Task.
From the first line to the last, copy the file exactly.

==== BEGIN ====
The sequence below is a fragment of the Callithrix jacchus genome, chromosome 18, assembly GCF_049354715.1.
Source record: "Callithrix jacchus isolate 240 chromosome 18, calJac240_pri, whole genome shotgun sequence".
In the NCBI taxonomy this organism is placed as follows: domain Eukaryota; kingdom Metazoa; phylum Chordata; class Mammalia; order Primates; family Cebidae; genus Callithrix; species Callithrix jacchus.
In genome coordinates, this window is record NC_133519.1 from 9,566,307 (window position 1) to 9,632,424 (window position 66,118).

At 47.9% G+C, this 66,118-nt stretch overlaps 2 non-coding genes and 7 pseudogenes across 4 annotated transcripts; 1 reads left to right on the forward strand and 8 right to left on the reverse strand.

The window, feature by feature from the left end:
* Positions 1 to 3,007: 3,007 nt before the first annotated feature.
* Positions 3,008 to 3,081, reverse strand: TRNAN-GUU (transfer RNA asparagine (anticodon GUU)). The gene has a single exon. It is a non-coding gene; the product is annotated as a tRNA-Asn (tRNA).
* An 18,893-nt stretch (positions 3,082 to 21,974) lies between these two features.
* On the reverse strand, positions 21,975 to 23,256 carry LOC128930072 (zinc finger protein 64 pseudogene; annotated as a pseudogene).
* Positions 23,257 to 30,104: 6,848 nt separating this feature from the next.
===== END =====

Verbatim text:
The sequence below is a fragment of the Callithrix jacchus genome, chromosome 18, assembly GCF_049354715.1.
Source record: "Callithrix jacchus isolate 240 chromosome 18, calJac240_pri, whole genome shotgun sequence".
In the NCBI taxonomy this organism is placed as follows: domain Eukaryota; kingdom Metazoa; phylum Chordata; class Mammalia; order Primates; family Cebidae; genus Callithrix; species Callithrix jacchus.
In genome coordinates, this window is record NC_133519.1 from 9,566,307 (window position 1) to 9,632,424 (window position 66,118).

At 47.9% G+C, this 66,118-nt stretch overlaps 2 non-coding genes and 7 pseudogenes across 4 annotated transcripts; 1 reads left to right on the forward strand and 8 right to left on the reverse strand.

The window, feature by feature from the left end:
* Positions 1 to 3,007: 3,007 nt before the first annotated feature.
* Positions 3,008 to 3,081, reverse strand: TRNAN-GUU (transfer RNA asparagine (anticodon GUU)). The gene has a single exon. It is a non-coding gene; the product is annotated as a tRNA-Asn (tRNA).
* An 18,893-nt stretch (positions 3,082 to 21,974) lies between these two features.
* On the reverse strand, positions 21,975 to 23,256 carry LOC128930072 (zinc finger protein 64 pseudogene; annotated as a pseudogene).
* Positions 23,257 to 30,104: 6,848 nt separating this feature from the next.